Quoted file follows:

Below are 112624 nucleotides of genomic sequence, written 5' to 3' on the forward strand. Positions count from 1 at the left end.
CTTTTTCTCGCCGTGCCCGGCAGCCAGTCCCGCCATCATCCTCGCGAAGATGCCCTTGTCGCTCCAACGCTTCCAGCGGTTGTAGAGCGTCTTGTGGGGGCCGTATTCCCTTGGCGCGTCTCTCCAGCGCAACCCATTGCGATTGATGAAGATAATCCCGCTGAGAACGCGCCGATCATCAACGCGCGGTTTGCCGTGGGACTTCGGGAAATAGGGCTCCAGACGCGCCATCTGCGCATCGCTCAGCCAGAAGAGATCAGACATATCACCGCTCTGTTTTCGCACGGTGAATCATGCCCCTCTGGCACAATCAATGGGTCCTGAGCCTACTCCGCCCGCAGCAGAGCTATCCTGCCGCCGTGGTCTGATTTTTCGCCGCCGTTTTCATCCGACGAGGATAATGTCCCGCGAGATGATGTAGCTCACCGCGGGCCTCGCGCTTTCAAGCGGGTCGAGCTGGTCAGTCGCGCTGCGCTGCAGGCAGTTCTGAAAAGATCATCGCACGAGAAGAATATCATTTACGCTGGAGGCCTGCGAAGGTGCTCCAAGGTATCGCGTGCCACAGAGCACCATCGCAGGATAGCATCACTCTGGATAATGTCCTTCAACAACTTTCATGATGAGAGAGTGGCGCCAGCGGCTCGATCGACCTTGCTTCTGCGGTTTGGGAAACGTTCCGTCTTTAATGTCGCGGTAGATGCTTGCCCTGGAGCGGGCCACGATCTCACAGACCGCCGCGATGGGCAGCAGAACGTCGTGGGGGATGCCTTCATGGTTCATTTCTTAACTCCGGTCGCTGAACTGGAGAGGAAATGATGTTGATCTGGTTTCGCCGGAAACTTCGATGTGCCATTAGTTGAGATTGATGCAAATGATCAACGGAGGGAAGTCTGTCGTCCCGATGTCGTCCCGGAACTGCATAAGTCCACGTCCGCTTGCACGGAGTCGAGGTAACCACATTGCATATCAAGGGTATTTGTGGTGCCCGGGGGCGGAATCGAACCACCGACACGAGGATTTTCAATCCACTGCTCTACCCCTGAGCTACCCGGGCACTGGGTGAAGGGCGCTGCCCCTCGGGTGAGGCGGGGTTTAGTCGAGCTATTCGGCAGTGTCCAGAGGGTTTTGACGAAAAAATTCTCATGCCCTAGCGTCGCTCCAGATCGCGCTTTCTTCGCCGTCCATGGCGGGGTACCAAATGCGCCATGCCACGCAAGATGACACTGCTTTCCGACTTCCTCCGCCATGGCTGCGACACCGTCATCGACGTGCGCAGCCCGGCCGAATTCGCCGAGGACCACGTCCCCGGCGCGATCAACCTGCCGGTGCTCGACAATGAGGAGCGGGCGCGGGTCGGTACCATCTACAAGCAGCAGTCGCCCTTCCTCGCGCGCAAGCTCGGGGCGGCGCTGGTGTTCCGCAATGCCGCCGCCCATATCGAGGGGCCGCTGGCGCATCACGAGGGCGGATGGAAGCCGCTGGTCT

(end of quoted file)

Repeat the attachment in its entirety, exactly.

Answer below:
Below are 112624 nucleotides of genomic sequence, written 5' to 3' on the forward strand. Positions count from 1 at the left end.
CTTTTTCTCGCCGTGCCCGGCAGCCAGTCCCGCCATCATCCTCGCGAAGATGCCCTTGTCGCTCCAACGCTTCCAGCGGTTGTAGAGCGTCTTGTGGGGGCCGTATTCCCTTGGCGCGTCTCTCCAGCGCAACCCATTGCGATTGATGAAGATAATCCCGCTGAGAACGCGCCGATCATCAACGCGCGGTTTGCCGTGGGACTTCGGGAAATAGGGCTCCAGACGCGCCATCTGCGCATCGCTCAGCCAGAAGAGATCAGACATATCACCGCTCTGTTTTCGCACGGTGAATCATGCCCCTCTGGCACAATCAATGGGTCCTGAGCCTACTCCGCCCGCAGCAGAGCTATCCTGCCGCCGTGGTCTGATTTTTCGCCGCCGTTTTCATCCGACGAGGATAATGTCCCGCGAGATGATGTAGCTCACCGCGGGCCTCGCGCTTTCAAGCGGGTCGAGCTGGTCAGTCGCGCTGCGCTGCAGGCAGTTCTGAAAAGATCATCGCACGAGAAGAATATCATTTACGCTGGAGGCCTGCGAAGGTGCTCCAAGGTATCGCGTGCCACAGAGCACCATCGCAGGATAGCATCACTCTGGATAATGTCCTTCAACAACTTTCATGATGAGAGAGTGGCGCCAGCGGCTCGATCGACCTTGCTTCTGCGGTTTGGGAAACGTTCCGTCTTTAATGTCGCGGTAGATGCTTGCCCTGGAGCGGGCCACGATCTCACAGACCGCCGCGATGGGCAGCAGAACGTCGTGGGGGATGCCTTCATGGTTCATTTCTTAACTCCGGTCGCTGAACTGGAGAGGAAATGATGTTGATCTGGTTTCGCCGGAAACTTCGATGTGCCATTAGTTGAGATTGATGCAAATGATCAACGGAGGGAAGTCTGTCGTCCCGATGTCGTCCCGGAACTGCATAAGTCCACGTCCGCTTGCACGGAGTCGAGGTAACCACATTGCATATCAAGGGTATTTGTGGTGCCCGGGGGCGGAATCGAACCACCGACACGAGGATTTTCAATCCACTGCTCTACCCCTGAGCTACCCGGGCACTGGGTGAAGGGCGCTGCCCCTCGGGTGAGGCGGGGTTTAGTCGAGCTATTCGGCAGTGTCCAGAGGGTTTTGACGAAAAAATTCTCATGCCCTAGCGTCGCTCCAGATCGCGCTTTCTTCGCCGTCCATGGCGGGGTACCAAATGCGCCATGCCACGCAAGATGACACTGCTTTCCGACTTCCTCCGCCATGGCTGCGACACCGTCATCGACGTGCGCAGCCCGGCCGAATTCGCCGAGGACCACGTCCCCGGCGCGATCAACCTGCCGGTGCTCGACAATGAGGAGCGGGCGCGGGTCGGTACCATCTACAAGCAGCAGTCGCCCTTCCTCGCGCGCAAGCTCGGGGCGGCGCTGGTGTTCCGCAATGCCGCCGCCCATATCGAGGGGCCGCTGGCGCATCACGAGGGCGGATGGAAGCCGCTGGTCT